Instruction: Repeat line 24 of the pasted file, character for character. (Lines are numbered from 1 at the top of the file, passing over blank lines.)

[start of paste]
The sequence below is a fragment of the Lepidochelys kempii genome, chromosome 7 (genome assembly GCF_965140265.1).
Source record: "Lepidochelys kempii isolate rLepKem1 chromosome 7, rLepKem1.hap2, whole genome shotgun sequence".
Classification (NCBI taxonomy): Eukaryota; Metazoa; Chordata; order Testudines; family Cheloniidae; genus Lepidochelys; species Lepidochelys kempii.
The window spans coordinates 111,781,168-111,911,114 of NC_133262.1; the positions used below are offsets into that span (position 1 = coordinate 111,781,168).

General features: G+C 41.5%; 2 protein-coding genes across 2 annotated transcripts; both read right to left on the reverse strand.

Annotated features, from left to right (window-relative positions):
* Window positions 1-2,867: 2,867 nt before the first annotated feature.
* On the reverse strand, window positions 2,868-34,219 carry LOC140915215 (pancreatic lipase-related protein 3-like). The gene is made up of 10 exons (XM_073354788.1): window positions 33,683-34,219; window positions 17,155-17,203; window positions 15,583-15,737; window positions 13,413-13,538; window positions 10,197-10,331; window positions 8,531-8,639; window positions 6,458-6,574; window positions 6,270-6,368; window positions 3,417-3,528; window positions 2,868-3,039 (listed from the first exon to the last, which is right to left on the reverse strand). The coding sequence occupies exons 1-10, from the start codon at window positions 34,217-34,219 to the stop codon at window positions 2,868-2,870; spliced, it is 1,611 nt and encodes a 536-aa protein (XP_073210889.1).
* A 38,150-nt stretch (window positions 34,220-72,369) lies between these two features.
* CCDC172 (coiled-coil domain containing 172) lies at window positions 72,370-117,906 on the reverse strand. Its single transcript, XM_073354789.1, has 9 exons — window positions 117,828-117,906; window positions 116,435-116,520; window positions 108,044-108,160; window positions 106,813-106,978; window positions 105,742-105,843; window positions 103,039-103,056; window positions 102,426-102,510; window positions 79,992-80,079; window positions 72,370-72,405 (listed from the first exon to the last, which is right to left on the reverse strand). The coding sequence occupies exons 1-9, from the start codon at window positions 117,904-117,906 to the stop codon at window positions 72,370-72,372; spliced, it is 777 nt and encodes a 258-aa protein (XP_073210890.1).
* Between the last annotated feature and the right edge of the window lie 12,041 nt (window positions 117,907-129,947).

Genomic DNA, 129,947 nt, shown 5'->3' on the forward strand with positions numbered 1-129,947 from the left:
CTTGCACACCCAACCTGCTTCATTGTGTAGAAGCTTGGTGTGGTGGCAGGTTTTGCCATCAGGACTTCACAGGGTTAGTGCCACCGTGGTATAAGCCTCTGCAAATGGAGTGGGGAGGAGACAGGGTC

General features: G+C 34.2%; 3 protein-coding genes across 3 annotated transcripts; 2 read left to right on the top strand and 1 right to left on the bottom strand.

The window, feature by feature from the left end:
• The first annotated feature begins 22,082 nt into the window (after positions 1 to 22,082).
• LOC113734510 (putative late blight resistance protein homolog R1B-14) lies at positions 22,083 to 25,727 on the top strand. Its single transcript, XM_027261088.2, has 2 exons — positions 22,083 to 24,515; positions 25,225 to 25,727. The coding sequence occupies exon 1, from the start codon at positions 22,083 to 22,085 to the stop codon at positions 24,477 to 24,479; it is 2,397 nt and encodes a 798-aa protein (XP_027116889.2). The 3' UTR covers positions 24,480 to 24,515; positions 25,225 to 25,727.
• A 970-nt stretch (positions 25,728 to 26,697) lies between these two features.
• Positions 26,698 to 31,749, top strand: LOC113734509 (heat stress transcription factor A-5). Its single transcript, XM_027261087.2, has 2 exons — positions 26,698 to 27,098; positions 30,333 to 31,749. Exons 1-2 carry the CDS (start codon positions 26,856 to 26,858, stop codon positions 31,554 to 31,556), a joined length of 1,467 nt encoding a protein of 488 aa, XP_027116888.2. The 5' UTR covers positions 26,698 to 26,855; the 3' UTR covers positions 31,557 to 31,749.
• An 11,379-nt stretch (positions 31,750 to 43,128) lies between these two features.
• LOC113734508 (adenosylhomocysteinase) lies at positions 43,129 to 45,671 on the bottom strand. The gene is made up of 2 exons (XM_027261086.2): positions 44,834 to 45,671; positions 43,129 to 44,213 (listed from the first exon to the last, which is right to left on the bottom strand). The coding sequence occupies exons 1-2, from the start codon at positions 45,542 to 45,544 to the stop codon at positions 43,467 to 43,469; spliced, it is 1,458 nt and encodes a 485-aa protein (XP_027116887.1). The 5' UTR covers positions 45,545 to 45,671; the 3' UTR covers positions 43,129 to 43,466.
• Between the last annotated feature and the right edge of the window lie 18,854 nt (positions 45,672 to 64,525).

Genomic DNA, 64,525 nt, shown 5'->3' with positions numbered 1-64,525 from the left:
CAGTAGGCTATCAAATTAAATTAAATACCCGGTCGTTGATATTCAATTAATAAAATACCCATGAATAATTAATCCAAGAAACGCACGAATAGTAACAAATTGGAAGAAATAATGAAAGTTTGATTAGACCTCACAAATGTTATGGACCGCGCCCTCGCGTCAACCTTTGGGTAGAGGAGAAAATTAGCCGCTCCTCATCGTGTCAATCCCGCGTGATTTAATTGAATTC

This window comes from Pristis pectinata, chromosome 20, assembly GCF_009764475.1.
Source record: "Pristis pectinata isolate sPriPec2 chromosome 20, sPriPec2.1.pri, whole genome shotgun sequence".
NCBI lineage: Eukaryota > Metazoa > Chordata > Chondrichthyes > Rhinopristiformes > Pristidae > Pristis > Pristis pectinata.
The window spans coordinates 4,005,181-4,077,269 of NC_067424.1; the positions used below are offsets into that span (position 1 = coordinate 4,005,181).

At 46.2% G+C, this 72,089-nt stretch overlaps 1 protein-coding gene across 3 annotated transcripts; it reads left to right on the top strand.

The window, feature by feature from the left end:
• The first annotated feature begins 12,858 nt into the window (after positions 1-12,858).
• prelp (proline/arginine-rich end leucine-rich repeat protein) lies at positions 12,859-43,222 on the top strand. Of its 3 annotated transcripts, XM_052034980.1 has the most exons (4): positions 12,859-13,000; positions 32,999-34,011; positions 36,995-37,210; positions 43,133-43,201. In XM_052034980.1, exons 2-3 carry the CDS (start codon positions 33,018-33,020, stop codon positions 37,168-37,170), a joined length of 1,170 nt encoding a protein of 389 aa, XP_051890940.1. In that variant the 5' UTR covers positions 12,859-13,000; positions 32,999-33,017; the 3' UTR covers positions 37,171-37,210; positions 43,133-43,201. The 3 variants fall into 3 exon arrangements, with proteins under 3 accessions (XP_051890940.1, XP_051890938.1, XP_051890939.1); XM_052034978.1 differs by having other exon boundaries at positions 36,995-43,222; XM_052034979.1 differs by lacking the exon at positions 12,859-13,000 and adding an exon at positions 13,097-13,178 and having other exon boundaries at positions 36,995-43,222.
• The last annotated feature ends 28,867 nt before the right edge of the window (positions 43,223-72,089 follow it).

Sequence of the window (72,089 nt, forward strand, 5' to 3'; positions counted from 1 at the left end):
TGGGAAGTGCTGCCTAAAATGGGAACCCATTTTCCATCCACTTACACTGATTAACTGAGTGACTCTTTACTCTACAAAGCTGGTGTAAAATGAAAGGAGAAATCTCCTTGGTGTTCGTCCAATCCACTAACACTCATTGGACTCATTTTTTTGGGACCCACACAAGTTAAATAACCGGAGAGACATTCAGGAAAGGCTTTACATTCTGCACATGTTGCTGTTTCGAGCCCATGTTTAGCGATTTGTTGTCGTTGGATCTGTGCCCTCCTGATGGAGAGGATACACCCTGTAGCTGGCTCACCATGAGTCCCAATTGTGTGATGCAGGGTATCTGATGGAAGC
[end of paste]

CAGTAGGCTATCAAATTAAATTAAATACCCGGTCGTTGATATTCAATTAATAAAATACCCATGAATAATTAATCCAAGAAACGCACGAATAGTAACAAATTGGAAGAAATAATGAAAGTTTGATTAGACCTCACAAATGTTATGGACCGCGCCCTCGCGTCAACCTTTGGGTAGAGGAGAAAATTAGCCGCTCCTCATCGTGTCAATCCCGCGTGATTTAATTGAATTC